The challenge of climate change adaptation

    Climate change will exacerbate the global challenges we face: delivery of basic services, providing enough food for a growing and urbanizing population, and responding to increasing natural disasters. The impacts of climate change will be difficult to predict; however, it is clear they will be unequally distributed. The poor and the marginalized, particularly women and girls, will bear the greatest burdens.

    Women smallholder farmers community-based adaptation

    Women and girls are often more dependent on natural resources for their livelihoods, and will bear the greatest burdens from climate change. Credit: Samuel Rendon/ Manuel Seoane

    It is vital that adaptation funding is targeted to benefit those who will find it hardest to respond. Adaptation must move beyond vulnerability reduction to building long-term adaptive capacity, empowering communities to make livelihood decisions in the face of unpredictable climate change.

    To take adaptation to scale, we must re-vision the role of the private sector. Development practitioners must facilitate equitable market access for those living in poverty, and inclusive, pro-poor technological innovation that benefits both smallholders and private investors.

    Technology choices affect communities’ adaptive capacity

    Technology choices made by farmers, planners, policy makers, research and the private sector to enable or promote agricultural adaptation to climate change are not neutral. Choices between different technologies and systems of governing these technologies have consequences for access (inclusivity), sustainable use (choices available for future generations), and resilience.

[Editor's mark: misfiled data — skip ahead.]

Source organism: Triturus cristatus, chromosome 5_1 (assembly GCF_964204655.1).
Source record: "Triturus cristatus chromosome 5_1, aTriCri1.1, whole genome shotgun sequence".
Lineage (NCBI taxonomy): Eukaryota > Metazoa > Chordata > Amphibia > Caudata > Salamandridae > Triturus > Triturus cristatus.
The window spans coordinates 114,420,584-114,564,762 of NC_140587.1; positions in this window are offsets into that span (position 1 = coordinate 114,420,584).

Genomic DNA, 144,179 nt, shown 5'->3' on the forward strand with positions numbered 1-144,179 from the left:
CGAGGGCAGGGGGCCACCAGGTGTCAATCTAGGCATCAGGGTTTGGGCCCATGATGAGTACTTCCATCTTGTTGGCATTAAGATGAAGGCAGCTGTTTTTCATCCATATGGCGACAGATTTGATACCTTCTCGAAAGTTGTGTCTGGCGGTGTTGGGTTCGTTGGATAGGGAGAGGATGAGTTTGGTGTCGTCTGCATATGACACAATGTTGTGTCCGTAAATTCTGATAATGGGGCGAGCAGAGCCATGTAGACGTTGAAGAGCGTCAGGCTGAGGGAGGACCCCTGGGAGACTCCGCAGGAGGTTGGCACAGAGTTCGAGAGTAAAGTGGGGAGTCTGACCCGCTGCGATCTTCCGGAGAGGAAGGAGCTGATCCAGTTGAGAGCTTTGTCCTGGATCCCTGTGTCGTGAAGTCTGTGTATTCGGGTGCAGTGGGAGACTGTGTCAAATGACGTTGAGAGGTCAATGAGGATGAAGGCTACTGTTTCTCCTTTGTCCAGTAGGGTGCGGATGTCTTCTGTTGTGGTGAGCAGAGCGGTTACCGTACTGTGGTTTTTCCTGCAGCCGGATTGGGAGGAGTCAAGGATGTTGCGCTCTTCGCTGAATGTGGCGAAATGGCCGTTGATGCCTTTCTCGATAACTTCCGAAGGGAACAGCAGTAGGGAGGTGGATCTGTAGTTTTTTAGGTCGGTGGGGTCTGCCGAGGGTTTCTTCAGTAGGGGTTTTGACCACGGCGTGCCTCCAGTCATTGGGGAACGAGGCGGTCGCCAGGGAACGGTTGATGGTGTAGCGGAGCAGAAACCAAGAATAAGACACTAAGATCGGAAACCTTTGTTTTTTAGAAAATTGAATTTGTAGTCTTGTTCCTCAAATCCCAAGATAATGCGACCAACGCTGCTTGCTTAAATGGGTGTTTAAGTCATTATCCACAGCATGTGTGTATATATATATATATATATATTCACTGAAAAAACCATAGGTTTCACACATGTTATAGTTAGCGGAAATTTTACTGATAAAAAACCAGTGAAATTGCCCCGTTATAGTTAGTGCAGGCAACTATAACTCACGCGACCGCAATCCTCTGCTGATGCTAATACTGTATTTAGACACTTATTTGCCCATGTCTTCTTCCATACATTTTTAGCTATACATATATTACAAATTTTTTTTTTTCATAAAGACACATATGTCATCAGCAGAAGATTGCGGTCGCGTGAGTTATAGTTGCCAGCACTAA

As a sector, agriculture is particularly vulnerable to extreme weather events and climatic change, and in developing countries it employs over 50% of the population. Therefore, agricultural technology choices will have a huge impact on food security and economic development. If agricultural adaptation is to be beneficial for smallholder farmers in developing countries, technology choices must improve adaptive capacity and maintain the natural resource base upon which livelihoods depend.

    Key messages for CBA9

    • All actors – government, civil society, private sector – must recognise that technology choices are not neutral and have consequences for adaptive capacity, inclusivity, and sustainability
    • Communities must be re-engaged in analysis, planning and innovation in response to climate change
    • If community-based adaptation is to be effective, it must utilise both indigenous knowledge and experience and climate information and forecasts, with acknowledgement of what we do not know about the future
    • The gendered impacts of climate change and the additional burdens it will place on women and girls must be placed centre stage
    • We need to re-vision private sector involvement in community-based adaptation to take it to scale – this will require access to markets for products and inputs, and mutually beneficial relationships
    Market Bangladesh private sector community-based adaptation

    Taking community-based adaptation to scale will require access to markets for products and services. Credit: Mehrab ul Goni

    Practical Action at CBA9

    Practical Action will be sending representatives from Bangladesh, Nepal, Peru, the UK, Sudan and Zimbabwe to CBA9, who will present  a selection of Practical Action’s community-based adaptation projects from around the world (posters here, under ‘Key Publications‘). They will also facilitate several interactive learning sessions on a range of key issues, including the use of climatic information, the role of the private sector, and Climate Smart Agriculture.

    Find Practical Action at CBA9 here, and remember to follow us on Twitter! #cba9 @Jodi_Sugden @Chris_P_Hen @ColinMcQuistan